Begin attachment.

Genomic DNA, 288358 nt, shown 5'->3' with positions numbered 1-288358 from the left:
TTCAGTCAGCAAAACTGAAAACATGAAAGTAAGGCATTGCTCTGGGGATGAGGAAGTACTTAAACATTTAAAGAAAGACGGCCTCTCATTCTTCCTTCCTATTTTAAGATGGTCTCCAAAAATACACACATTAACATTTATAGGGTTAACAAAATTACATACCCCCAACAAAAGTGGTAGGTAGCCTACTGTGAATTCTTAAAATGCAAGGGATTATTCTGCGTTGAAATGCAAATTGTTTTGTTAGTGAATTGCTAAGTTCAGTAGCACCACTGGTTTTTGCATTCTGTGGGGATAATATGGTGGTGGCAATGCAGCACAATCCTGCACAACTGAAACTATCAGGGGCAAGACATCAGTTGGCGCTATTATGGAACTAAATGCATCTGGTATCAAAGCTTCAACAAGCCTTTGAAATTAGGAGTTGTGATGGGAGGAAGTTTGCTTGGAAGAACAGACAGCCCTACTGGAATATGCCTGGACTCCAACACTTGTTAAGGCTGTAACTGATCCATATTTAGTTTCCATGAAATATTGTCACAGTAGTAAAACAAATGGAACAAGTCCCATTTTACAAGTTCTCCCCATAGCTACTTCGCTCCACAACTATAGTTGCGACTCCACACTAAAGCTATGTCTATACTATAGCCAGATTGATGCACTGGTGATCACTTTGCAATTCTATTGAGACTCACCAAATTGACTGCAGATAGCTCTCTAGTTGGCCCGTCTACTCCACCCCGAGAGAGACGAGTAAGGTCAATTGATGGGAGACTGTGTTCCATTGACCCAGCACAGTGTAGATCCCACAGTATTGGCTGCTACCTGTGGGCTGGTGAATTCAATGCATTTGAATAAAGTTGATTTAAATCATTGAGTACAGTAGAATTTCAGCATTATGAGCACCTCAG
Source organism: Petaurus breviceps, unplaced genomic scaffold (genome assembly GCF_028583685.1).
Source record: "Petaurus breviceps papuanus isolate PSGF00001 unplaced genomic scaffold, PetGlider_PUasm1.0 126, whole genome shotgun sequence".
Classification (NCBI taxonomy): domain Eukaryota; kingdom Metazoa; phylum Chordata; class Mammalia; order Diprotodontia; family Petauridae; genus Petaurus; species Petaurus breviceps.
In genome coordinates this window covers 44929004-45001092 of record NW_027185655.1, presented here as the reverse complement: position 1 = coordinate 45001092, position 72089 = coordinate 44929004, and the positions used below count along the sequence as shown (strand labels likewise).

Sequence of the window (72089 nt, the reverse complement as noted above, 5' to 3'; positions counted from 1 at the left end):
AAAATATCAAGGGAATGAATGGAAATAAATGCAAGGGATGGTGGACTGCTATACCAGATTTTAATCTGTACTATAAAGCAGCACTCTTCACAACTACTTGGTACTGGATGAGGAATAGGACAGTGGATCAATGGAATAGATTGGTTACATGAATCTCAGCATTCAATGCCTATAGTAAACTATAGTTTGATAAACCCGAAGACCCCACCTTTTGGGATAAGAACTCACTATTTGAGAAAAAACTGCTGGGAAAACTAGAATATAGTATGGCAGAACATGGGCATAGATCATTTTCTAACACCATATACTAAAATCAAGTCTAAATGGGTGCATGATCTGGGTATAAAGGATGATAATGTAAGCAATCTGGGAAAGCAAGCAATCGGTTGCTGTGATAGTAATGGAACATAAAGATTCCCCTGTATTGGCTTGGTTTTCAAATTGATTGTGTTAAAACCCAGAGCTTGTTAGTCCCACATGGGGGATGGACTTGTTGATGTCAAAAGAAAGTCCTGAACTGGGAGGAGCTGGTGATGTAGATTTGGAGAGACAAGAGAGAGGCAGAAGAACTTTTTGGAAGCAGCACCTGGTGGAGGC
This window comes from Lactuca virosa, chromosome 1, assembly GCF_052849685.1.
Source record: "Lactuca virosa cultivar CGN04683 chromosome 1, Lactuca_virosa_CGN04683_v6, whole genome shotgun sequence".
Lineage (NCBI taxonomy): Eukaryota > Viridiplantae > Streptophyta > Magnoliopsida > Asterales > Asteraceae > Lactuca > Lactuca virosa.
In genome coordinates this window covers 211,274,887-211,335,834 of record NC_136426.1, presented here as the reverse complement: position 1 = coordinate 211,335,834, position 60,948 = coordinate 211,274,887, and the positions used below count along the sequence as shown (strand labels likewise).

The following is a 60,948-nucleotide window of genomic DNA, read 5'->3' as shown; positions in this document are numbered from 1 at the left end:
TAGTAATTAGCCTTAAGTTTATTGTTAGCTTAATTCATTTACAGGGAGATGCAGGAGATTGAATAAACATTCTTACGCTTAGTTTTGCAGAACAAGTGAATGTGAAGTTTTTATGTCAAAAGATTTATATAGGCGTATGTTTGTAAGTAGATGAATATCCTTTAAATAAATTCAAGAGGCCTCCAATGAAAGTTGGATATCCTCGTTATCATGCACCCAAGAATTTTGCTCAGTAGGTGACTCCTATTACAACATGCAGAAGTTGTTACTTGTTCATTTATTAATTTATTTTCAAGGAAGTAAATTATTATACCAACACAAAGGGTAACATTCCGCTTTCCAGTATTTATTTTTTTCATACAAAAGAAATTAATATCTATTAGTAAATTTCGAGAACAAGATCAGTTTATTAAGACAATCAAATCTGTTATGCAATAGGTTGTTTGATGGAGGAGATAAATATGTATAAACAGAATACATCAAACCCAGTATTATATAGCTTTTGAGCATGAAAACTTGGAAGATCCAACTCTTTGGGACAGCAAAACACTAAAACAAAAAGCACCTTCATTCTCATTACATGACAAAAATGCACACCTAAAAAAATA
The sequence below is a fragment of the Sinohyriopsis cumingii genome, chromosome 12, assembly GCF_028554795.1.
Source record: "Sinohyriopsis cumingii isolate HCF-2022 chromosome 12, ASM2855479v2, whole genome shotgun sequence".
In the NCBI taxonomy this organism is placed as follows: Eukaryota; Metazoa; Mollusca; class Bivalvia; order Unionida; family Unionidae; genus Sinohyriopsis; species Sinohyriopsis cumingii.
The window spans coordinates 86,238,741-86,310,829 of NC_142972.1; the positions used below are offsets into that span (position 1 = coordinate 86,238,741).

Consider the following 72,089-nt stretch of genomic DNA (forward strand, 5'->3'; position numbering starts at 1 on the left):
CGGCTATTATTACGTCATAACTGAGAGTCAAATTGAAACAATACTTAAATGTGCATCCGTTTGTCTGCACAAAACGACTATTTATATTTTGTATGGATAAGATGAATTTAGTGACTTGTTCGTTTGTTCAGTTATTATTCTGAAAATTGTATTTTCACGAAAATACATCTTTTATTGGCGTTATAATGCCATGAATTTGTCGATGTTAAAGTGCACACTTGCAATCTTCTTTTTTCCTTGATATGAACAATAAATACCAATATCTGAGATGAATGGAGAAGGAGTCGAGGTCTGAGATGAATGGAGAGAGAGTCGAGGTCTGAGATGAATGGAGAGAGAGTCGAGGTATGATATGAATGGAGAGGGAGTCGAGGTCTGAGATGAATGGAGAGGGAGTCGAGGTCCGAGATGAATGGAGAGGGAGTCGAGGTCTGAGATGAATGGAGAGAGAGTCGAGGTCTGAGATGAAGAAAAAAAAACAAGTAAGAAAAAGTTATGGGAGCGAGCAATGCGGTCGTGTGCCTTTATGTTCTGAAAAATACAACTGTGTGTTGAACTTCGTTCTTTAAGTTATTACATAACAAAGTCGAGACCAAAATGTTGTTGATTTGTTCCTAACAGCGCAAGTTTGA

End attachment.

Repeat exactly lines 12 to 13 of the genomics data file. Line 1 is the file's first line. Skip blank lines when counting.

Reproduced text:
In genome coordinates this window covers 211,274,887-211,335,834 of record NC_136426.1, presented here as the reverse complement: position 1 = coordinate 211,335,834, position 60,948 = coordinate 211,274,887, and the positions used below count along the sequence as shown (strand labels likewise).

The following is a 60,948-nucleotide window of genomic DNA, read 5'->3' as shown; positions in this document are numbered from 1 at the left end: